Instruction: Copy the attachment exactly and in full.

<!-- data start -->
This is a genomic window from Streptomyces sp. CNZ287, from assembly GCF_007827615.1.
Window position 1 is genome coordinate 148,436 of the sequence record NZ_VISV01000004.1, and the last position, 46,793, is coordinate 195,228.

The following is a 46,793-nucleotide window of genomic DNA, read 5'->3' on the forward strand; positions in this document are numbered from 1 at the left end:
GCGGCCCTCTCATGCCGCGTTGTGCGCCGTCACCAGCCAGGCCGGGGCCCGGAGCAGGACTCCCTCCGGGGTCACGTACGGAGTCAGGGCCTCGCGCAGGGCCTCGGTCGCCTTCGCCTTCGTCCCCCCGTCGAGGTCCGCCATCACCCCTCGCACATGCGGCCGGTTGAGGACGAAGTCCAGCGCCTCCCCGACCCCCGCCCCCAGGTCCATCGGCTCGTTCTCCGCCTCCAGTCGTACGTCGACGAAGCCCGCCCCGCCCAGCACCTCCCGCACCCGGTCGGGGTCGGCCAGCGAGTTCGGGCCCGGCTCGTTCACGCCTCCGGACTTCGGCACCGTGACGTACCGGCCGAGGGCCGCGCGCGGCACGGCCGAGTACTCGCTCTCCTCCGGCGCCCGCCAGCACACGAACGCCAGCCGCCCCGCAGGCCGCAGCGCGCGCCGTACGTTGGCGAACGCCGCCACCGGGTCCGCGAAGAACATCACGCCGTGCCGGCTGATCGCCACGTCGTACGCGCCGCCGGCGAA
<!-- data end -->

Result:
This is a genomic window from Streptomyces sp. CNZ287, from assembly GCF_007827615.1.
Window position 1 is genome coordinate 148,436 of the sequence record NZ_VISV01000004.1, and the last position, 46,793, is coordinate 195,228.

The following is a 46,793-nucleotide window of genomic DNA, read 5'->3' on the forward strand; positions in this document are numbered from 1 at the left end:
GCGGCCCTCTCATGCCGCGTTGTGCGCCGTCACCAGCCAGGCCGGGGCCCGGAGCAGGACTCCCTCCGGGGTCACGTACGGAGTCAGGGCCTCGCGCAGGGCCTCGGTCGCCTTCGCCTTCGTCCCCCCGTCGAGGTCCGCCATCACCCCTCGCACATGCGGCCGGTTGAGGACGAAGTCCAGCGCCTCCCCGACCCCCGCCCCCAGGTCCATCGGCTCGTTCTCCGCCTCCAGTCGTACGTCGACGAAGCCCGCCCCGCCCAGCACCTCCCGCACCCGGTCGGGGTCGGCCAGCGAGTTCGGGCCCGGCTCGTTCACGCCTCCGGACTTCGGCACCGTGACGTACCGGCCGAGGGCCGCGCGCGGCACGGCCGAGTACTCGCTCTCCTCCGGCGCCCGCCAGCACACGAACGCCAGCCGCCCCGCAGGCCGCAGCGCGCGCCGTACGTTGGCGAACGCCGCCACCGGGTCCGCGAAGAACATCACGCCGTGCCGGCTGATCGCCACGTCGTACGCGCCGCCGGCGAA